Hamburg, also known as Hamburg in Britain, is a breed of chicken considered to be comparatively rare having only less than a thousand of which registered in North America annually. Developed in Germany and Holland before the 18th century, it carries quite a few names in the latter country (Pheasants, Pheasant fowl, Yorkshire Pheasant, Silver Pheasant-fowl of Yorkshire) and as cited by one expert, the Hamburg breed originated from 14th century Turkey.
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- Egg Laying
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- Egg Laying Rating:
- Very Good
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These chickens are noted for their wild disposition. To keep the Hamburg from running free or flying, owners must build high fences or wire cover to keep them in. These chickens like to forage so it's best to give them plenty of room. And because of their flighty nature, they don't really make good brooders, so it's best to give your Hamburgs a broody hen like the Brahmas to hatch the eggs.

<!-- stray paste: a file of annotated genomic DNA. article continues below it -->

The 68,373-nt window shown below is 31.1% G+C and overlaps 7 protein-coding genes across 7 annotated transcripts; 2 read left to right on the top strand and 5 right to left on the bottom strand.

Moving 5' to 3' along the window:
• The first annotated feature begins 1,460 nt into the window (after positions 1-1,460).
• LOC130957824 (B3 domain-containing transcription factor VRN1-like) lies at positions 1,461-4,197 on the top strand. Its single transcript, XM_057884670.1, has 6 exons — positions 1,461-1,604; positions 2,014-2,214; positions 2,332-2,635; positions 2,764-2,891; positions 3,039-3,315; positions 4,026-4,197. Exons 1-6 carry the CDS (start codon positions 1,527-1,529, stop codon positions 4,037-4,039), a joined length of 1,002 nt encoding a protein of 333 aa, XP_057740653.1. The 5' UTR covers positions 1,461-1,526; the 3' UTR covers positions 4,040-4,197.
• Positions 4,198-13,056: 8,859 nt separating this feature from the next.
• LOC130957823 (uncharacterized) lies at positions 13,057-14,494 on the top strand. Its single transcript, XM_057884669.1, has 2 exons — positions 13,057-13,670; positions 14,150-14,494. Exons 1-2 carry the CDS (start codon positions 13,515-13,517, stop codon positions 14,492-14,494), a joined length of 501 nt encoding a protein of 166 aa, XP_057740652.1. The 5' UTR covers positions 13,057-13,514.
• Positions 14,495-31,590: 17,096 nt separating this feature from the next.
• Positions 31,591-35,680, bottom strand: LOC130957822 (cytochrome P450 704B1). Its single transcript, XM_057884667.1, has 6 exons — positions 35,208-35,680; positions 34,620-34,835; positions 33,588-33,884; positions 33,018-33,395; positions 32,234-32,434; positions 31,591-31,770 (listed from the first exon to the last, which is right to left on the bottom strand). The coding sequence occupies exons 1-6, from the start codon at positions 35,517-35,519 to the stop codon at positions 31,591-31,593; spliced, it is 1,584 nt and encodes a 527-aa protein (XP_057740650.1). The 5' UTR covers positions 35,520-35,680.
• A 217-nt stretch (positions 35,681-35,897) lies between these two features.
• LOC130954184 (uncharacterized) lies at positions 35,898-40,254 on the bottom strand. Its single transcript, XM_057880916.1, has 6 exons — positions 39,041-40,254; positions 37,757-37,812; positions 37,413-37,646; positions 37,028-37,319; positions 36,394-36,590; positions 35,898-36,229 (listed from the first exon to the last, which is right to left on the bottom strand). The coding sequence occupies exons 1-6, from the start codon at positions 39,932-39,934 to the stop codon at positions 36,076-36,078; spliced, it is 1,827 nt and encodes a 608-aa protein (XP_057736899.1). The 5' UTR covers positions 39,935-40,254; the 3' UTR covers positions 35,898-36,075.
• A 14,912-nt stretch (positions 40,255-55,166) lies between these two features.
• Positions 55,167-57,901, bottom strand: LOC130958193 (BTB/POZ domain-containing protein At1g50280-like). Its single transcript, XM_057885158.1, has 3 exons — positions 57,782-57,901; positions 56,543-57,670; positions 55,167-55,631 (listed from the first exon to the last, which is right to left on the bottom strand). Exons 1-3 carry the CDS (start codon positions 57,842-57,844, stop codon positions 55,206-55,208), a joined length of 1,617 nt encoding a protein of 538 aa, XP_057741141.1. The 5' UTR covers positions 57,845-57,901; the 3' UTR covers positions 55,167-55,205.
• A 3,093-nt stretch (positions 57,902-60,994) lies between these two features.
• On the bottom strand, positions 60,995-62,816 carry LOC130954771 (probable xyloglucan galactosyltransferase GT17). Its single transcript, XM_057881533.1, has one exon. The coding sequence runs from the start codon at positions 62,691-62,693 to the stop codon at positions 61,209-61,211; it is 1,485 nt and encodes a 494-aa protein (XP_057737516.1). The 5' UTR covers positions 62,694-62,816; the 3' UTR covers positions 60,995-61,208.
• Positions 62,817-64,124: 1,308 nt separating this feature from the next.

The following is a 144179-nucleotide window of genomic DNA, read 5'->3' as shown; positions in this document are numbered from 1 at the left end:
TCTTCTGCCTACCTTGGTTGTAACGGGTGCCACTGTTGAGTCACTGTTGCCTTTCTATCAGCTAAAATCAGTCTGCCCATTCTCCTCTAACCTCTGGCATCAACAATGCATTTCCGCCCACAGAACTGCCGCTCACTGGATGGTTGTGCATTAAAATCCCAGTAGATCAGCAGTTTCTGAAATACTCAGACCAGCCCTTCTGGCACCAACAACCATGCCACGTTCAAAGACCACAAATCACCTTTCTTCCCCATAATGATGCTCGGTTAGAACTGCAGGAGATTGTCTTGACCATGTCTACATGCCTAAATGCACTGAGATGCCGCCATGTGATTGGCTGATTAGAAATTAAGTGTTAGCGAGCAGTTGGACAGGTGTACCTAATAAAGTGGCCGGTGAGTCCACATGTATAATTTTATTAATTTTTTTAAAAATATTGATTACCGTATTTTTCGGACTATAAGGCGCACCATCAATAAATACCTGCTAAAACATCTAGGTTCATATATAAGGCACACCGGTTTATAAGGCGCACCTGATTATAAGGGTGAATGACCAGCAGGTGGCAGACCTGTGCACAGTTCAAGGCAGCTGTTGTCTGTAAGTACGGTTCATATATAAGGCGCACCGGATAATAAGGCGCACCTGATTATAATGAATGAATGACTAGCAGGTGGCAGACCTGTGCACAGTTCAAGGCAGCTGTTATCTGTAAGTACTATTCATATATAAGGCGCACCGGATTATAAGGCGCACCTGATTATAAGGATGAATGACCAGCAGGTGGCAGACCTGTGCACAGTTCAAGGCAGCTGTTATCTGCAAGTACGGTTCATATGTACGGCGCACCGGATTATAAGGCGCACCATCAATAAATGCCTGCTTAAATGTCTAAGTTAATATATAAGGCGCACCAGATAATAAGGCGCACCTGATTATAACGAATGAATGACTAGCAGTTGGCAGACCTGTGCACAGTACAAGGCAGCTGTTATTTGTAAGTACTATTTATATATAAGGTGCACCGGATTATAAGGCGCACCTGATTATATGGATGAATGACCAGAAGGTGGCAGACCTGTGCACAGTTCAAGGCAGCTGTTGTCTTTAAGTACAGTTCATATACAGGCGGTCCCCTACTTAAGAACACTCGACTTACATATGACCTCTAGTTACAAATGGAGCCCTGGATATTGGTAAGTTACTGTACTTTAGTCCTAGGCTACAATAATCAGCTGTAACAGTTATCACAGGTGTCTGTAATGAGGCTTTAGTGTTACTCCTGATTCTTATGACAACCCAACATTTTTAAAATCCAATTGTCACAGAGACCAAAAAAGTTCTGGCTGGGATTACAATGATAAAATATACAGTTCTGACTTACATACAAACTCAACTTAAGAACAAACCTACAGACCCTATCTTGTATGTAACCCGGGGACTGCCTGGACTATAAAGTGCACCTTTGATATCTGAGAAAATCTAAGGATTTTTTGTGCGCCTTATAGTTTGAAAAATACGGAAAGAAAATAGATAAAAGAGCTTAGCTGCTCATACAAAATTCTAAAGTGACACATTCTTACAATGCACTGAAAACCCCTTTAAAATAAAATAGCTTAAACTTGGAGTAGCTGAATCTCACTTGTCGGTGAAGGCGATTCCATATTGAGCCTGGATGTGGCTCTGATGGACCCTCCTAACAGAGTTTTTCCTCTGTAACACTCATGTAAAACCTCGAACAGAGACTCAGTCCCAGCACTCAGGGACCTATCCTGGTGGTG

The Hamburgs mature quickly and are very good at producing eggs with glossy shells though rather small in size. The American Poultry Association's Standard of Perfection recognized all six varieties of Hamburg in 1874 - Black, White, Silver Spangled, Silver Penciled, and Golden Penciled. The breed comes in both standard and bantam. In standard size, Hamburg males weigh five pounds while the females weigh four pounds.